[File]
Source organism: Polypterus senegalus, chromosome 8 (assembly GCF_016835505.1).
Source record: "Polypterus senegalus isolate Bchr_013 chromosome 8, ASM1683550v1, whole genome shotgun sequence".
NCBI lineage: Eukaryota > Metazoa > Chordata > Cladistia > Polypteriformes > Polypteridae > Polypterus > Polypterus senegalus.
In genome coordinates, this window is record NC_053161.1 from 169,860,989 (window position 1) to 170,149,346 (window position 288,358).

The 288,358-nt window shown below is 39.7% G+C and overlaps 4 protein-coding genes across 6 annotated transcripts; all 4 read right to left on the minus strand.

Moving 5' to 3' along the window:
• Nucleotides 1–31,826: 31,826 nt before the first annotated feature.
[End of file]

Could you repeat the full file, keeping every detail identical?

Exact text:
Source organism: Polypterus senegalus, chromosome 8 (assembly GCF_016835505.1).
Source record: "Polypterus senegalus isolate Bchr_013 chromosome 8, ASM1683550v1, whole genome shotgun sequence".
NCBI lineage: Eukaryota > Metazoa > Chordata > Cladistia > Polypteriformes > Polypteridae > Polypterus > Polypterus senegalus.
In genome coordinates, this window is record NC_053161.1 from 169,860,989 (window position 1) to 170,149,346 (window position 288,358).

The 288,358-nt window shown below is 39.7% G+C and overlaps 4 protein-coding genes across 6 annotated transcripts; all 4 read right to left on the minus strand.

Moving 5' to 3' along the window:
• Nucleotides 1–31,826: 31,826 nt before the first annotated feature.